Diabetes Mellitus, Type 2
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Type 2 diabetes mellitus (T2DM) refers to abnormalities in glucose homeostasis characterized by insulin resistance and relative defects in insulin secretion. T2DM is often associated with microvascular and macrovascular complications.
- Increased prevalence over past 3 decades
- Estimated 5,000 new cases per year in the United States
- T2DM accounts for 15–86% of newly diagnosed cases of diabetes in youth (10 to 19 years); wide variation depending on population
- Prevalence (per 1,000 youth <20 years)
- American Indian/Alaskan Native 0.63
- Non-Hispanic black 0.56
- Hispanic 0.40
- Asian/Pacific Islander 0.19
- Non-Hispanic white 0.09
- Female gender
- Ethnic minorities
- Adolescence (10 to 19 years)
- Offspring of mothers with gestational diabetes
- Family history of type 2 diabetes
- History of the following:
- Large for gestational age at birth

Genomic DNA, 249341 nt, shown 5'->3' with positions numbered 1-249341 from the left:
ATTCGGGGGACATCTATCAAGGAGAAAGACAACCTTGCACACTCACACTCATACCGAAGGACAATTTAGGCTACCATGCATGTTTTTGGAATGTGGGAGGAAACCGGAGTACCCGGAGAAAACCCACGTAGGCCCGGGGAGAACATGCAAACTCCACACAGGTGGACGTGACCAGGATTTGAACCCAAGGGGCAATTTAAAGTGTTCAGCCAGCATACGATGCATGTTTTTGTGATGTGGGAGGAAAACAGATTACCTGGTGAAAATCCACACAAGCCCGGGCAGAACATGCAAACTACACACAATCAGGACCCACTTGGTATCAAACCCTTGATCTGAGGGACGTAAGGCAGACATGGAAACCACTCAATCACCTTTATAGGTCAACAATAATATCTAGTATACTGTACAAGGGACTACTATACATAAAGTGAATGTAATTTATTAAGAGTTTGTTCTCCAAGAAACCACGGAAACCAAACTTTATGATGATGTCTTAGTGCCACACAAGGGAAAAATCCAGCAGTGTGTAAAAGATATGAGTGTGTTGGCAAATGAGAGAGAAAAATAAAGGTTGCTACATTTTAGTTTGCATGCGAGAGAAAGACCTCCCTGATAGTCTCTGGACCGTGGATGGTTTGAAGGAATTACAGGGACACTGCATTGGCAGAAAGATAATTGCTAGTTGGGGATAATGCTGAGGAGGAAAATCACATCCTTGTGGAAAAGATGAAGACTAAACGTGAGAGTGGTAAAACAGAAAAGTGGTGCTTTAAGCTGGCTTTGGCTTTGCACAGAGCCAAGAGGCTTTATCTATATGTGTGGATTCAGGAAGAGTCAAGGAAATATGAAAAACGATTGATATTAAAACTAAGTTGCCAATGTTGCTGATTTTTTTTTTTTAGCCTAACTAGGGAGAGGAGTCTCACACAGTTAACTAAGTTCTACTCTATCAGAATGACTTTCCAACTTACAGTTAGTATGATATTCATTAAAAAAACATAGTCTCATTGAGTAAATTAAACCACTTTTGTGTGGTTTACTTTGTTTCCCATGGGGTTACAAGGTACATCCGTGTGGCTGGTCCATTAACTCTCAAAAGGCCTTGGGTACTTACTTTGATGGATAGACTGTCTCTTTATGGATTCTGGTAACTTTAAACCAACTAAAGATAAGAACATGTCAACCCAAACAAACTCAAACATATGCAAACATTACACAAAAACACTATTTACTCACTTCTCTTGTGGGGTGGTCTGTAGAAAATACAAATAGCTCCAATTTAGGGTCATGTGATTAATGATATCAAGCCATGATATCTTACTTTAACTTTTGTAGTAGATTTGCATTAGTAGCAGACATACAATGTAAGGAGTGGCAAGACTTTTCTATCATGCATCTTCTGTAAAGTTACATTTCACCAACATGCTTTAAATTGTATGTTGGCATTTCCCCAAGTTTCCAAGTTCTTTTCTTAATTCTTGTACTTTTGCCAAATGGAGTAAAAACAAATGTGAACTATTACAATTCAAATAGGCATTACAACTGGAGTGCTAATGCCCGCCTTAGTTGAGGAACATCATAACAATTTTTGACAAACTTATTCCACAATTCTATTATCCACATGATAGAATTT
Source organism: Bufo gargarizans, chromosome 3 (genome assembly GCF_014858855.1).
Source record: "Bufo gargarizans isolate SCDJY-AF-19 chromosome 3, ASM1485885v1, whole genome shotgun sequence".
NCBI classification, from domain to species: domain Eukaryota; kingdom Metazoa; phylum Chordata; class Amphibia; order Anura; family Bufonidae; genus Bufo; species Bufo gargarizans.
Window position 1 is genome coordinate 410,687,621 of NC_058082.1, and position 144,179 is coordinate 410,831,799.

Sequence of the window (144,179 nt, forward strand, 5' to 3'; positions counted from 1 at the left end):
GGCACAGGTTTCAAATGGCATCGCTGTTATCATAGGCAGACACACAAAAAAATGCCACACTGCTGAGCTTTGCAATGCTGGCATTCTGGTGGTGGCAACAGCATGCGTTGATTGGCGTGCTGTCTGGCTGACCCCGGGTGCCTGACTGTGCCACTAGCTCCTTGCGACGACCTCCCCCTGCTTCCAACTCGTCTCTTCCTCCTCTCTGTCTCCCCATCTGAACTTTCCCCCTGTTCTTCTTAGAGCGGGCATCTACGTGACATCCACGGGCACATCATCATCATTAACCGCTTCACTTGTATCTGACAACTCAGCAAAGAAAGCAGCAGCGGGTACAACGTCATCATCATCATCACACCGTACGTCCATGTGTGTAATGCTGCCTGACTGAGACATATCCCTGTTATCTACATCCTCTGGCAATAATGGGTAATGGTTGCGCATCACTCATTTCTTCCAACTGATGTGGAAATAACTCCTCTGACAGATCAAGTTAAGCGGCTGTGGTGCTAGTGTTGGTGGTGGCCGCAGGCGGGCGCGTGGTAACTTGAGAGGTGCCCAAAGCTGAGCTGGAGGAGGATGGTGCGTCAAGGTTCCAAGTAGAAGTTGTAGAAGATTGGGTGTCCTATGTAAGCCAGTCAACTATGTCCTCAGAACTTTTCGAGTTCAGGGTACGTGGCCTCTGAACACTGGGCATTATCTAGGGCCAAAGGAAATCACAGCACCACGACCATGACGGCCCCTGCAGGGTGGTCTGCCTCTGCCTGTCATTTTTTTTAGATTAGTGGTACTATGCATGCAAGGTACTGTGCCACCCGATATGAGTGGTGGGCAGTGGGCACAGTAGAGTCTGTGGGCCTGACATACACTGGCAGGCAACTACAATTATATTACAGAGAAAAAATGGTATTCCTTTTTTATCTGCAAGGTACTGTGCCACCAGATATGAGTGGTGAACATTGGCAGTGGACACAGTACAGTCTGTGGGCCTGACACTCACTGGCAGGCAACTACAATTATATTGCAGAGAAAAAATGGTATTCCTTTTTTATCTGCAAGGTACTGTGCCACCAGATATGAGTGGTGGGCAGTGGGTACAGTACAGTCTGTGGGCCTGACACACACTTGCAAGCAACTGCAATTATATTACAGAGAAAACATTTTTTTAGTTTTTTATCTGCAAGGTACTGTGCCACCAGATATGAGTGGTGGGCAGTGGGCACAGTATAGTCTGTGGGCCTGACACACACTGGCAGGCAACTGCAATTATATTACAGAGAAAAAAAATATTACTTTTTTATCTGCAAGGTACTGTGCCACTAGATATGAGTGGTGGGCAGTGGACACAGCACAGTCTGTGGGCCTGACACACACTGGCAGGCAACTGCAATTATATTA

- Intrauterine growth retardation
- Impaired fasting glucose
- Fasting glucose 100 mg/dL (5.6 mmol/L) to 125 mg/dL (6.9 mmol/L)
- Impaired glucose tolerance
- Based on 2-hour glucose from oral glucose tolerance test (OGTT; see the following) of 140 mg/dL (7.8 mmol/L) to 199 mg/dL (11 mmol/L)
- Insulin resistance
- Major abnormality in youth with T2DM
- Tissues (muscle, hepatic, adipose) have a decreased response to insulin, mediated by abnormal phosphorylation of insulin receptor.
- Ideally, a compensatory hyperinsulinemia develops to maintain euglycemia.
- In the presence of β-cell dysfunction, inadequate amounts of insulin are secreted to meet demands from insulin resistance.
- This relative deficiency of insulin secretion leads to hyperglycemia and diabetes.